Ford calls it the "American supercar reborn." Initially named the GT40 after a renowned Ford racecar of the 1960s, the supercar was renamed GT as it went into production.
The original model was built for the legendary 24 Hours of Le Mans race, where it beat the world's best racecars in endurance competition — finishing first, second and third in 1966.
"Essential elements of the original — including the stunning low profile and midmounted American V-8 engine — continue in this latest interpretation of the classic," said J Mays, Ford's vice president of design. Ford said every line and curve "is a unique interpretation of the original."
A limited-edition Tungsten Grey coupe for 2006 commemorates Ford's 1966 victories at Le Mans.
Though it's similar in appearance, today's car is 18 inches longer and nearly 4 inches taller than the original racer. Body engineers had to find new techniques to shape the curvaceous body.
Similar to the original Ford GT racers, the doors on the new GT are cut into the roof. The long, front overhang is reminiscent of 1960s-era racecars, but the cowl and high-intensity-discharge headlights are distinctly modern. Functional cooling scoops on the leading edge of the rear quarter panels channel fresh air to the engine.
An all-aluminum space frame consists of extrusions, castings and stampings. Body panels are made of super-plastic-formed aluminum. A capless fuel-filler system is installed. Four-piston aluminum Brembo monoblock brake calipers work with cross-drilled and vented rotors.
Flush-mounted windows help to re-create the fuselage shape of the original, and the coupe has cantilevered doors. Round taillights use indirect LED brake lamps. A brushed-magnesium tunnel contains the center-mounted fuel tank.
When the canopy is open, the rear suspension components and engine are visible. Goodyear Eagle F1 Supercar tires ride on 18-inch front wheels, while 19-inch tires go on the rear.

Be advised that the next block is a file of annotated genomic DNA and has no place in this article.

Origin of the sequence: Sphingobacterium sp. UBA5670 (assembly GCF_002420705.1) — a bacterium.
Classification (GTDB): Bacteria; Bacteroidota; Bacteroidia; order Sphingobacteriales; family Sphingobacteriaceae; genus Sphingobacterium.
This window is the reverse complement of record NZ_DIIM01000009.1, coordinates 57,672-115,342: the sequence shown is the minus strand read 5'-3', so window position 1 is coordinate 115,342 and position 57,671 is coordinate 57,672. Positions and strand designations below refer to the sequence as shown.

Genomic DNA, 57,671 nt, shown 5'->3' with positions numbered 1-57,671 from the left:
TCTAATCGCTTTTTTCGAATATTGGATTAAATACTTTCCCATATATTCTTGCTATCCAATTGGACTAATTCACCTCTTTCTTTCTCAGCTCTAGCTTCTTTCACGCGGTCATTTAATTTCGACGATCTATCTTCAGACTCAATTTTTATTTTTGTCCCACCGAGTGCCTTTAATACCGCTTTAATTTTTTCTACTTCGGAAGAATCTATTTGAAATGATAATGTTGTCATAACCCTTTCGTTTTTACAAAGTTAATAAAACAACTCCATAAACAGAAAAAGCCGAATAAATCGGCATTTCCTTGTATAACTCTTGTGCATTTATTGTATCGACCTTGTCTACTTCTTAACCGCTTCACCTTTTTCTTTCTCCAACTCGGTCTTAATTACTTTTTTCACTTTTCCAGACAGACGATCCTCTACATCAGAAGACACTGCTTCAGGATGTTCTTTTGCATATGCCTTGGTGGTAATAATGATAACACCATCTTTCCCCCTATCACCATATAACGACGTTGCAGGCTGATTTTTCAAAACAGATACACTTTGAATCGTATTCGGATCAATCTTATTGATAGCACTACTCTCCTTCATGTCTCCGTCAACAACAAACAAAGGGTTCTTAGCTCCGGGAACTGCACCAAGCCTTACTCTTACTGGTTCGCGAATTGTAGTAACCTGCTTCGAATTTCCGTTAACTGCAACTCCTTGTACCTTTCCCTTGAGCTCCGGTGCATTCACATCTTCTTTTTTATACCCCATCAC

Two occupants fit inside the GT coupe. Innovative "ventilated seats" and the instrument panel — with analog gauges and a large tachometer — follow the pattern of the original. Stylized toggle switches like those on the GT40 operate the headlights, fog lights, dimmer, wipers and rear defroster. The leather-wrapped three-spoke steering wheel tilts and telescopes, and the driver can see the engine at work by glancing into the rearview mirror.
The deep bucket seats feature carbon-fiber shells and leather seating surfaces. The center console houses a starter button and CD stereo. Air conditioning, remote keyless entry, and power windows, locks and mirrors are standard.
Under the Hood
Ford's 5.4-liter supercharged V-8 generates 550 horsepower and 500 pounds-feet of torque and breathes with the assistance of an Eaton supercharger. Forged components include the crankshaft, H-beam connecting rods and aluminum pistons. The Ricardo six-speed-manual transaxle features a helical limited-slip differential.
All-disc antilock brakes are standard. Side-impact airbags are not available.
Squeezing into the cockpit is no easy matter, but it's well worth the effort if you get the opportunity to sample the GT's prowess on a racetrack. Acceleration is close to startling, and the supercar behaves as calmly and expertly at 140 mph as it does at one-third that speed.
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